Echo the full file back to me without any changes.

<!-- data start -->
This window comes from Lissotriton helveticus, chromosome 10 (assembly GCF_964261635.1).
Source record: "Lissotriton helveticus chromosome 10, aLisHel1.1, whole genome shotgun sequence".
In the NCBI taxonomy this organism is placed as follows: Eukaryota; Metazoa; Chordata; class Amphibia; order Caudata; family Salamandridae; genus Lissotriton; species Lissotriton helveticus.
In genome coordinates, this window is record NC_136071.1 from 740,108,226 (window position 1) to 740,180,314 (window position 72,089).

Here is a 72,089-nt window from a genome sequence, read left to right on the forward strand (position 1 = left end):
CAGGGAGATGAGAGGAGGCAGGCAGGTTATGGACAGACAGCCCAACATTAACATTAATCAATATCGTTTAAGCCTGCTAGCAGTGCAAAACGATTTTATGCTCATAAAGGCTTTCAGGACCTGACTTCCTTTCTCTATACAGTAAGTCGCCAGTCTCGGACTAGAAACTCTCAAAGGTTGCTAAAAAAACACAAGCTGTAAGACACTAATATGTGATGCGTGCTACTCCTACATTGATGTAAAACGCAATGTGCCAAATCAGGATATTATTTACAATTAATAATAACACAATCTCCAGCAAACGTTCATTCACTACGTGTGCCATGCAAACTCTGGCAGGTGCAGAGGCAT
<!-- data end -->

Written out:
This window comes from Lissotriton helveticus, chromosome 10 (assembly GCF_964261635.1).
Source record: "Lissotriton helveticus chromosome 10, aLisHel1.1, whole genome shotgun sequence".
In the NCBI taxonomy this organism is placed as follows: Eukaryota; Metazoa; Chordata; class Amphibia; order Caudata; family Salamandridae; genus Lissotriton; species Lissotriton helveticus.
In genome coordinates, this window is record NC_136071.1 from 740,108,226 (window position 1) to 740,180,314 (window position 72,089).

Here is a 72,089-nt window from a genome sequence, read left to right on the forward strand (position 1 = left end):
CAGGGAGATGAGAGGAGGCAGGCAGGTTATGGACAGACAGCCCAACATTAACATTAATCAATATCGTTTAAGCCTGCTAGCAGTGCAAAACGATTTTATGCTCATAAAGGCTTTCAGGACCTGACTTCCTTTCTCTATACAGTAAGTCGCCAGTCTCGGACTAGAAACTCTCAAAGGTTGCTAAAAAAACACAAGCTGTAAGACACTAATATGTGATGCGTGCTACTCCTACATTGATGTAAAACGCAATGTGCCAAATCAGGATATTATTTACAATTAATAATAACACAATCTCCAGCAAACGTTCATTCACTACGTGTGCCATGCAAACTCTGGCAGGTGCAGAGGCAT